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Agent Cody Banks 2: Destination London

  Agent Cody Banks 2: Destination London
Is it us, or does the sign defeat the purpose of being a CIA agent?

© 2004, MGM
All Rights Reserved

After botching a manhunt on the grounds of his summer camp/CIA training facility, agent Cody Banks (Frankie Muniz) is being sent to London to help thwart a madman (Keith Allen) from taking over the world with a mind control device. Posing as an elite clarinet player in a band made up of the world's finest teenage musicians, Banks peaks the interest of a curious flute player named Emily (Hannah Spearritt), and is aided by fellow agent, Derek (the excruciating Anthony Anderson), as he hunts for clues around London.

This time last year, I found "Agent Cody Banks" to be a sly little tween diversion. It played up the "James Bond Jr." angle nicely and efficiently, as well as being a generally lively and enjoyable adventure. Exactly one year later, the quickie sequel "Destination London" (IMDb listing) arrives in theaters and everything that made "Banks" such an unexpected treat is gone. Everything. Including, most conspicuously, female co-stars Angie Harmon and tween superstar Hilary Duff. Their replacement? Laugh terminator Anthony Anderson ("Kangaroo Jack," "My Baby's Daddy," "See Spot Run"), who brings his bottomless bag of "Compton" comedy with him. Who wins in that swap? I'm thinking Anderson's agent, because the audience certainly doesn't get any laughs in the transaction.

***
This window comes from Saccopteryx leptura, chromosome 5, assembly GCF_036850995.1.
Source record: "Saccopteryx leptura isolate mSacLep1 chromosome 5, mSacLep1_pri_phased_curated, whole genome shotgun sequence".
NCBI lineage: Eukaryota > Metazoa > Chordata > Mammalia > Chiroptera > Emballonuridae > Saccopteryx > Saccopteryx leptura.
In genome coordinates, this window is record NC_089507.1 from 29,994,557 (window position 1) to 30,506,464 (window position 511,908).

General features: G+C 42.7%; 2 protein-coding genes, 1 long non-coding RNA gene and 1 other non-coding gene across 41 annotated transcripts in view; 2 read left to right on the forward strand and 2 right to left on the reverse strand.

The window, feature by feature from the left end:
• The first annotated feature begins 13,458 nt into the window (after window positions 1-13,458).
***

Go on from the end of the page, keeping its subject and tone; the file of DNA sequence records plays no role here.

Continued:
"Destination London" is a hastily and poorly written adventure that steals spy action set pieces from other films, and has zero idea what passes for comedy. Directed by Englishman Kevin Allen ("The Big Tease"), the picture is heavily reliant on laziness to get itself in and out of scenes. Can't find a joke? Let Anderson improv endlessly until something resembling a punchline happens. Want to please the American audience? Stereotype the crap out of all the European characters, and throw in an extended fart and urine sequence just to make sure the lowest common denominator is satisfied. "London" is a family film, so it can get away with being a certain level of stupid, but the original "Banks" took great pride in being, ya know, just a little bit of fun. "London" is a drag from start to finish; clearly the hurried end product of MGM wanting to strike while the iron was lukewarm (the original stalled at 47 million at the box office) on this kiddie franchise.

And even in crazy-fantasy-Hollywood-suspend-disbelief-land, why in the heck would the clearly identifiable bad guy hunt down Banks through the busy commuter streets of London with a rocket launcher? Outside of the obvious explanation that things going boom help distract from the absence of screenwriting, wouldn't a gun and a silencer do the trick a little better? But that's what I get for looking deeply into a Frankie Muniz movie.

If they decide to go ahead with another "Cody Banks" adventure, I can only hope the producers take their time before rushing into another nonsensical story and appalling supporting talent. Clearly, churning out a sequel in less than a year's time doesn't do the audience any favors.

Filmfodder Grade: D-

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